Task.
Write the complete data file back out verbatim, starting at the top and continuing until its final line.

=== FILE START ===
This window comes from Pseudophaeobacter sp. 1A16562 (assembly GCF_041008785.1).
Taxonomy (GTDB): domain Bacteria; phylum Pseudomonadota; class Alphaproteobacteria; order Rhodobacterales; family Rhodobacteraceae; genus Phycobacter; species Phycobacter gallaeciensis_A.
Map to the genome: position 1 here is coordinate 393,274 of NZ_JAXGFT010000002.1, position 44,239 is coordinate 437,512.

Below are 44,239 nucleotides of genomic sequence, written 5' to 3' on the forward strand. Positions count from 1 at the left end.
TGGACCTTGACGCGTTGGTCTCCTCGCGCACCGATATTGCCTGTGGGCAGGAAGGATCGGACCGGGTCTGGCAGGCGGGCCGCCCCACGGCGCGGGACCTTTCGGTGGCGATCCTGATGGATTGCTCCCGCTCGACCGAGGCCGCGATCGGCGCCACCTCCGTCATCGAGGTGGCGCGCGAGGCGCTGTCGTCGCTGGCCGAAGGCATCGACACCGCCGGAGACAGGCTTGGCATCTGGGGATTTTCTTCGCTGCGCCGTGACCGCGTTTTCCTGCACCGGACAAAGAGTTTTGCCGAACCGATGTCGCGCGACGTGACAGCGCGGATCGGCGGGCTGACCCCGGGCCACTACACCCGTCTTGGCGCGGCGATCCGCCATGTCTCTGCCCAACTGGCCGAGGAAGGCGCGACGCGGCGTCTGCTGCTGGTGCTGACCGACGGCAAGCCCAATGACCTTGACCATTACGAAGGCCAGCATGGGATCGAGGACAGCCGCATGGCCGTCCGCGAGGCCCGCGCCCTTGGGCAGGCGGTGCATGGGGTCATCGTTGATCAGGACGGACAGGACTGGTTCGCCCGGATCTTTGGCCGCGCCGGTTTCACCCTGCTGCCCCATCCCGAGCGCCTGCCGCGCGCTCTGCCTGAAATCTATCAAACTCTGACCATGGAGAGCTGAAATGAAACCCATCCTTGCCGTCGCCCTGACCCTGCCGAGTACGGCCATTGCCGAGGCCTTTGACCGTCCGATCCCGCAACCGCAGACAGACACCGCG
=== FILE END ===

This window comes from Pseudophaeobacter sp. 1A16562 (assembly GCF_041008785.1).
Taxonomy (GTDB): domain Bacteria; phylum Pseudomonadota; class Alphaproteobacteria; order Rhodobacterales; family Rhodobacteraceae; genus Phycobacter; species Phycobacter gallaeciensis_A.
Map to the genome: position 1 here is coordinate 393,274 of NZ_JAXGFT010000002.1, position 44,239 is coordinate 437,512.

Below are 44,239 nucleotides of genomic sequence, written 5' to 3' on the forward strand. Positions count from 1 at the left end.
TGGACCTTGACGCGTTGGTCTCCTCGCGCACCGATATTGCCTGTGGGCAGGAAGGATCGGACCGGGTCTGGCAGGCGGGCCGCCCCACGGCGCGGGACCTTTCGGTGGCGATCCTGATGGATTGCTCCCGCTCGACCGAGGCCGCGATCGGCGCCACCTCCGTCATCGAGGTGGCGCGCGAGGCGCTGTCGTCGCTGGCCGAAGGCATCGACACCGCCGGAGACAGGCTTGGCATCTGGGGATTTTCTTCGCTGCGCCGTGACCGCGTTTTCCTGCACCGGACAAAGAGTTTTGCCGAACCGATGTCGCGCGACGTGACAGCGCGGATCGGCGGGCTGACCCCGGGCCACTACACCCGTCTTGGCGCGGCGATCCGCCATGTCTCTGCCCAACTGGCCGAGGAAGGCGCGACGCGGCGTCTGCTGCTGGTGCTGACCGACGGCAAGCCCAATGACCTTGACCATTACGAAGGCCAGCATGGGATCGAGGACAGCCGCATGGCCGTCCGCGAGGCCCGCGCCCTTGGGCAGGCGGTGCATGGGGTCATCGTTGATCAGGACGGACAGGACTGGTTCGCCCGGATCTTTGGCCGCGCCGGTTTCACCCTGCTGCCCCATCCCGAGCGCCTGCCGCGCGCTCTGCCTGAAATCTATCAAACTCTGACCATGGAGAGCTGAAATGAAACCCATCCTTGCCGTCGCCCTGACCCTGCCGAGTACGGCCATTGCCGAGGCCTTTGACCGTCCGATCCCGCAACCGCAGACAGACACCGCG